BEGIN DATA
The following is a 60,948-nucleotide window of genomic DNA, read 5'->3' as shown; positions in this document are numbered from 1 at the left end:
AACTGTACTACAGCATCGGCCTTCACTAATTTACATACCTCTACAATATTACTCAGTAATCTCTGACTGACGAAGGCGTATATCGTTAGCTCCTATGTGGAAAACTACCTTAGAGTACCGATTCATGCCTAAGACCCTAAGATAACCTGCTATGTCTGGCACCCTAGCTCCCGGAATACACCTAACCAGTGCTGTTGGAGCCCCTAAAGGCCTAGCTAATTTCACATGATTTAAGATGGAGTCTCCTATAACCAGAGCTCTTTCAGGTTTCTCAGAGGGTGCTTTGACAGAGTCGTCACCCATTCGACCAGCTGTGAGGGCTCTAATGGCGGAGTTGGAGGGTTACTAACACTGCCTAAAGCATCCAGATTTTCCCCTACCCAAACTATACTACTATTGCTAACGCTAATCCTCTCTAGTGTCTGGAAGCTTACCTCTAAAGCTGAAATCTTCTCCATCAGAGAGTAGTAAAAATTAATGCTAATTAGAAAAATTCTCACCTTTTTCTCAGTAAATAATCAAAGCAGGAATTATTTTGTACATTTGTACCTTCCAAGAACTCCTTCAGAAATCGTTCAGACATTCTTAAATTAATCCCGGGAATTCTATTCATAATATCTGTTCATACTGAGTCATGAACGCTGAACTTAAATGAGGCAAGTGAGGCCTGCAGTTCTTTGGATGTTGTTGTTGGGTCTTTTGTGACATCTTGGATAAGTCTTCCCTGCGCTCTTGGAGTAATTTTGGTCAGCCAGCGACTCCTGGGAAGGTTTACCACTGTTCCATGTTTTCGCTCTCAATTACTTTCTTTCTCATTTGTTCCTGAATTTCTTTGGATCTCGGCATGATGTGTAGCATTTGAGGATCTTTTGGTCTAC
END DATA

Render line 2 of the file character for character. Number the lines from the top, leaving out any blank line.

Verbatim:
AACTGTACTACAGCATCGGCCTTCACTAATTTACATACCTCTACAATATTACTCAGTAATCTCTGACTGACGAAGGCGTATATCGTTAGCTCCTATGTGGAAAACTACCTTAGAGTACCGATTCATGCCTAAGACCCTAAGATAACCTGCTATGTCTGGCACCCTAGCTCCCGGAATACACCTAACCAGTGCTGTTGGAGCCCCTAAAGGCCTAGCTAATTTCACATGATTTAAGATGGAGTCTCCTATAACCAGAGCTCTTTCAGGTTTCTCAGAGGGTGCTTTGACAGAGTCGTCACCCATTCGACCAGCTGTGAGGGCTCTAATGGCGGAGTTGGAGGGTTACTAACACTGCCTAAAGCATCCAGATTTTCCCCTACCCAAACTATACTACTATTGCTAACGCTAATCCTCTCTAGTGTCTGGAAGCTTACCTCTAAAGCTGAAATCTTCTCCATCAGAGAGTAGTAAAAATTAATGCTAATTAGAAAAATTCTCACCTTTTTCTCAGTAAATAATCAAAGCAGGAATTATTTTGTACATTTGTACCTTCCAAGAACTCCTTCAGAAATCGTTCAGACATTCTTAAATTAATCCCGGGAATTCTATTCATAATATCTGTTCATACTGAGTCATGAACGCTGAACTTAAATGAGGCAAGTGAGGCCTGCAGTTCTTTGGATGTTGTTGTTGGGTCTTTTGTGACATCTTGGATAAGTCTTCCCTGCGCTCTTGGAGTAATTTTGGTCAGCCAGCGACTCCTGGGAAGGTTTACCACTGTTCCATGTTTTCGCTCTCAATTACTTTCTTTCTCATTTGTTCCTGAATTTCTTTGGATCTCGGCATGATGTGTAGCATTTGAGGATCTTTTGGTCTAC